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Date: Fri, 22 Feb 2002 14:11:12 -0600
Subject: Re: (urth) Roy's Notes on "Hour of Trust"
From: Adam Stephanides 

I've been following the discussion with interest, but been busy; it's nice
to be remembered.  Anyway, I'll try to catch up.

on 2/19/02 1:57 PM, Michael Andre-Driussi at mantis@siriusfiction.com wrote:

> Roy wrote:
>> None of the three ken-kins (is the hyphen
>> there just because of the line break?)

Yes; on p. 154 (Orb edition) the word occurs without a hyphen.

>> we are told anything about appear in
>> any way noble or even well grounded in reality. They seem to have no common
>> cause except a willingness to die and kill others in the process.
> I agree completely: as presented at this stage in the story they are
> clearly pawns being coopted, if not coerced, by the rebels.  Things are
> different if one sees Clio's act as leadership leading by example.

Rereading these sections, I'm not sure how we're supposed to respond to the
suicide bombers.  I'm sure Wolfe finds the tactic immoral, but the kenkins
don't strike me as being pawns, or coerced.  They don't seem to have been
indoctrinated--I have the sense that the only form of "recruitment" is
showing footage like the footage we see--and the "emcee" repeatedly states
that they can back out at any time.  Perhaps we should see this scene, and
this tactic, as indicating the aimlessness of the "hippies" of the story,
and by extension of Wolfe's time; they're so directionless that the only
meaningful act they can conceive of is essentially random murder-suicide.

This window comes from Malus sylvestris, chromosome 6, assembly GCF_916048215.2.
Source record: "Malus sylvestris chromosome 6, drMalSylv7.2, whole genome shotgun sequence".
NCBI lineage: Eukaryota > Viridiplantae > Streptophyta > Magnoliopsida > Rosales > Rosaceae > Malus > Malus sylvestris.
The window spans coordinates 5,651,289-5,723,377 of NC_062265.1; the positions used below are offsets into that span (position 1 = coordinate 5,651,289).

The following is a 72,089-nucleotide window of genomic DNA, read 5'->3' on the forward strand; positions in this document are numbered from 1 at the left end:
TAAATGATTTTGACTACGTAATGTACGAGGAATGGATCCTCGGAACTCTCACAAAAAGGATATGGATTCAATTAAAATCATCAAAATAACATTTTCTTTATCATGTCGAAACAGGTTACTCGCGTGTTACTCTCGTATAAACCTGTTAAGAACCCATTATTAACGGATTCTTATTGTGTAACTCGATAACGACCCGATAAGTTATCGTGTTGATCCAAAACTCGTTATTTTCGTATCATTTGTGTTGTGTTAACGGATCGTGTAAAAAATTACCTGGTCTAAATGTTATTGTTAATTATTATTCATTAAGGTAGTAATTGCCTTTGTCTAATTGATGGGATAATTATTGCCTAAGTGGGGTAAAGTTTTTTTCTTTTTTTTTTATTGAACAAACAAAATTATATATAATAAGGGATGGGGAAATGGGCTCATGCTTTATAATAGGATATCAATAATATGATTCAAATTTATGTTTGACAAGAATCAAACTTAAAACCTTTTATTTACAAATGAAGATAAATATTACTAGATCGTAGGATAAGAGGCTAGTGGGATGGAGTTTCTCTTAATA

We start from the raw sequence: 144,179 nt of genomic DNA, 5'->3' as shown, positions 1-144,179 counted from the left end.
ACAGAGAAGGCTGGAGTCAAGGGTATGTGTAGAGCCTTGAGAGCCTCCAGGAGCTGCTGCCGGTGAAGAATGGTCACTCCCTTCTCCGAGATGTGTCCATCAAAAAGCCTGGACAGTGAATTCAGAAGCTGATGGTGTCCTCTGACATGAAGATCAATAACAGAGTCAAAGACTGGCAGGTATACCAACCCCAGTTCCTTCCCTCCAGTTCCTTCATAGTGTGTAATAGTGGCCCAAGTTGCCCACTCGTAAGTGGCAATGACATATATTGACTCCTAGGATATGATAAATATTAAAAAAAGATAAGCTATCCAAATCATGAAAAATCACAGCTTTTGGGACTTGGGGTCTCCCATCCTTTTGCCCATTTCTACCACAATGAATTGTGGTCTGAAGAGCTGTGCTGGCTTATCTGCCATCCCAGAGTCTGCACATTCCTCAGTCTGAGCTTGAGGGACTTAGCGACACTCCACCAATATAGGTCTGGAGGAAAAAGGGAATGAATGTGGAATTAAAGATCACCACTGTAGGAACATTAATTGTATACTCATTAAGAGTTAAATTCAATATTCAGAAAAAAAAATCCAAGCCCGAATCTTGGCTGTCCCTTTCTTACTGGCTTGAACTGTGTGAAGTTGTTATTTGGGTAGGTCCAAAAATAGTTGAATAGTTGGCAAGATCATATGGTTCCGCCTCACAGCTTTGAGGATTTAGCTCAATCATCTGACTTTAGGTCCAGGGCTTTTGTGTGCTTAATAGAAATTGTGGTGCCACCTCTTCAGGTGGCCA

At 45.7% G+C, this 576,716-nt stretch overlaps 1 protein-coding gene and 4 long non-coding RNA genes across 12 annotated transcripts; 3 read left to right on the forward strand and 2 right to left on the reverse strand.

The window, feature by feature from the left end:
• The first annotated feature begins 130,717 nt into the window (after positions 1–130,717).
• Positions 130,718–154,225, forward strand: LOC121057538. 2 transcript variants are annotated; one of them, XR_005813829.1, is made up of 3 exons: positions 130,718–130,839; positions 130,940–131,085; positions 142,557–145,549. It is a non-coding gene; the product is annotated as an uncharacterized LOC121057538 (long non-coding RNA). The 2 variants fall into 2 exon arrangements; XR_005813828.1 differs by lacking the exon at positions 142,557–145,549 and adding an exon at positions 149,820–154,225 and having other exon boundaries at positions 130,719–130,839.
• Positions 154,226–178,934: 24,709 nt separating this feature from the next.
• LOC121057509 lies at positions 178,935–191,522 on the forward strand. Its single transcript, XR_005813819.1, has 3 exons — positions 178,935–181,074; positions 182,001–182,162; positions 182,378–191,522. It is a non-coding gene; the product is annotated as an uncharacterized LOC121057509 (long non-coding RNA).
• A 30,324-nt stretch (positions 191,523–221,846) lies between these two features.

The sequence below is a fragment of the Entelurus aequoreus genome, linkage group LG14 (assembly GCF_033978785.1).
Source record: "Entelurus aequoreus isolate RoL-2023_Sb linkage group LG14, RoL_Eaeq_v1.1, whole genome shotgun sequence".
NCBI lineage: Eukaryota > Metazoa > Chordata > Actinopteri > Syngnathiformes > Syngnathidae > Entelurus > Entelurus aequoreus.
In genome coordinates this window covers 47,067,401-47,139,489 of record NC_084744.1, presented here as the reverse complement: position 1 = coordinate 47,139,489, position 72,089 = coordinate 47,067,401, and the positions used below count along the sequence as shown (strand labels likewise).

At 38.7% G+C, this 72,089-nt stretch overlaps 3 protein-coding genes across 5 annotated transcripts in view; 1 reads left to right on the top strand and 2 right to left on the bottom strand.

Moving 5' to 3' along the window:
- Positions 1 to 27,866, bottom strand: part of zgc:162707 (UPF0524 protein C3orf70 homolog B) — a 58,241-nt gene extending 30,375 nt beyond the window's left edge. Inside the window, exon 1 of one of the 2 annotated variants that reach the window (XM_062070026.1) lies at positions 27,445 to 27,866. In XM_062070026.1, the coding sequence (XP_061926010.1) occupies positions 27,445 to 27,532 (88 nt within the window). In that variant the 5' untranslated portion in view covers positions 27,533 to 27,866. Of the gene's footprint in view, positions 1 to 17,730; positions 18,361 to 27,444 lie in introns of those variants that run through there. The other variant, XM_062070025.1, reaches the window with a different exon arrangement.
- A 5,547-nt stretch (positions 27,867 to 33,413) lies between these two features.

(A point Roy has already made.)

> Part of the problem in answering these questions is we don't see any of the
> rebels: we see the ken-kins, who seem like something worse than
> cannon-fodder, and we see masked Clio (and probably Tredgold) who are
> higher up, but of nebulous category/rank. So we don't have a sense of what
> the mass of rebels is like, what they want, what they are willing to do.

We don't know what any of the rebels want; iirc none of them presents any
political philosophy or program at all.  They're clearly descended from the
counterculture, and are referred to as "radical" (153), but that's not
specific; Peters says "A great part of the population of Detroit is still
loyal to free enterpris" (152), but that's ironic, since the corporations
clearly don't represent "free enterprise."

Roy wrote:

> Remember, this story had to have been written
> during the Carter era. It was in part Wolfe's reaction to the '60s, the
> liberal bent of which, and the various "protest" movements of, he probably
> had little empathy for or even understood.

Actually, it was copyright 1973, which of course strengthens your point.
(Lowell Lewis as Nixon?  It's not as absurd as it may seem; Nixon was quite
liberal compared to today's Republicans, and he instituted wage-price
controls, which must have been anathema to Wolfe.)

mantis wrote:

> So wow, your reading of the ending is: a pure form of nihilism.  That is,
> you are saying that Clio is not a mole (agent of the rebels), she really is